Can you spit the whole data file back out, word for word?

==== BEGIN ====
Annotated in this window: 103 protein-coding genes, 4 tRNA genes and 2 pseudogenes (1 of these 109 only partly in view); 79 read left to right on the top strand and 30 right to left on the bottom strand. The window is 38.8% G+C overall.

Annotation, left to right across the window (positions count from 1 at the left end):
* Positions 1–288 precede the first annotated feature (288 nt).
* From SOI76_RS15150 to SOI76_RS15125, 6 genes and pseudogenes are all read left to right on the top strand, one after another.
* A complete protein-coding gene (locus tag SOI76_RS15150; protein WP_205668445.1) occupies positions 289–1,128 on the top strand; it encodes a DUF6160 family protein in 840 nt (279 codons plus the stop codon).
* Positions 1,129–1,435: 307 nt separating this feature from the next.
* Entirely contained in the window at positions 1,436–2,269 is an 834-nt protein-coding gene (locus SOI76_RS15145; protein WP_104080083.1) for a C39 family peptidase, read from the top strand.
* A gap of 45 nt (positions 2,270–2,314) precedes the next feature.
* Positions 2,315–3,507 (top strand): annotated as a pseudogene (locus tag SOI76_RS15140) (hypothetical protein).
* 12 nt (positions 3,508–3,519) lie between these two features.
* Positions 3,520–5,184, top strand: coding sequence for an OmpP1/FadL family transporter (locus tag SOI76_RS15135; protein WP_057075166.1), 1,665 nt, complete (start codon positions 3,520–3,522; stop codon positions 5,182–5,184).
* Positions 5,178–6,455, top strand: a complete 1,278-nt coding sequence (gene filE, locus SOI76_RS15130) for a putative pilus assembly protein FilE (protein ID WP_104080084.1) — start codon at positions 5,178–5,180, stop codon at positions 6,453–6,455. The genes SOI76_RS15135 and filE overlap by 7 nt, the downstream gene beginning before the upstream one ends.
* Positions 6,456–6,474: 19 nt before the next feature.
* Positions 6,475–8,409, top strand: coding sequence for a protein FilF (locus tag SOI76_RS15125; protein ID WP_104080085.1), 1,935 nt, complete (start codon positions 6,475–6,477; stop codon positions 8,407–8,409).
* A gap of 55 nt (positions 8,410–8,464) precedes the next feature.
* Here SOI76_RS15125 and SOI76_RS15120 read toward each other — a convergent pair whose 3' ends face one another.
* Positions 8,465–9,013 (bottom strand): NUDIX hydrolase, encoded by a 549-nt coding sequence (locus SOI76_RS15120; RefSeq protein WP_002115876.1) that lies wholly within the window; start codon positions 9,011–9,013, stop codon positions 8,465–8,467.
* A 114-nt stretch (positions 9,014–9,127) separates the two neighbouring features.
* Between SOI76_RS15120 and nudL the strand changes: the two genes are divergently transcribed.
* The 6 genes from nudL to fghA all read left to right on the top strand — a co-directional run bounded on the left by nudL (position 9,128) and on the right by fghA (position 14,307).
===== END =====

Annotated in this window: 103 protein-coding genes, 4 tRNA genes and 2 pseudogenes (1 of these 109 only partly in view); 79 read left to right on the top strand and 30 right to left on the bottom strand. The window is 38.8% G+C overall.

Annotation, left to right across the window (positions count from 1 at the left end):
* Positions 1–288 precede the first annotated feature (288 nt).
* From SOI76_RS15150 to SOI76_RS15125, 6 genes and pseudogenes are all read left to right on the top strand, one after another.
* A complete protein-coding gene (locus tag SOI76_RS15150; protein WP_205668445.1) occupies positions 289–1,128 on the top strand; it encodes a DUF6160 family protein in 840 nt (279 codons plus the stop codon).
* Positions 1,129–1,435: 307 nt separating this feature from the next.
* Entirely contained in the window at positions 1,436–2,269 is an 834-nt protein-coding gene (locus SOI76_RS15145; protein WP_104080083.1) for a C39 family peptidase, read from the top strand.
* A gap of 45 nt (positions 2,270–2,314) precedes the next feature.
* Positions 2,315–3,507 (top strand): annotated as a pseudogene (locus tag SOI76_RS15140) (hypothetical protein).
* 12 nt (positions 3,508–3,519) lie between these two features.
* Positions 3,520–5,184, top strand: coding sequence for an OmpP1/FadL family transporter (locus tag SOI76_RS15135; protein WP_057075166.1), 1,665 nt, complete (start codon positions 3,520–3,522; stop codon positions 5,182–5,184).
* Positions 5,178–6,455, top strand: a complete 1,278-nt coding sequence (gene filE, locus SOI76_RS15130) for a putative pilus assembly protein FilE (protein ID WP_104080084.1) — start codon at positions 5,178–5,180, stop codon at positions 6,453–6,455. The genes SOI76_RS15135 and filE overlap by 7 nt, the downstream gene beginning before the upstream one ends.
* Positions 6,456–6,474: 19 nt before the next feature.
* Positions 6,475–8,409, top strand: coding sequence for a protein FilF (locus tag SOI76_RS15125; protein ID WP_104080085.1), 1,935 nt, complete (start codon positions 6,475–6,477; stop codon positions 8,407–8,409).
* A gap of 55 nt (positions 8,410–8,464) precedes the next feature.
* Here SOI76_RS15125 and SOI76_RS15120 read toward each other — a convergent pair whose 3' ends face one another.
* Positions 8,465–9,013 (bottom strand): NUDIX hydrolase, encoded by a 549-nt coding sequence (locus SOI76_RS15120; RefSeq protein WP_002115876.1) that lies wholly within the window; start codon positions 9,011–9,013, stop codon positions 8,465–8,467.
* A 114-nt stretch (positions 9,014–9,127) separates the two neighbouring features.
* Between SOI76_RS15120 and nudL the strand changes: the two genes are divergently transcribed.
* The 6 genes from nudL to fghA all read left to right on the top strand — a co-directional run bounded on the left by nudL (position 9,128) and on the right by fghA (position 14,307).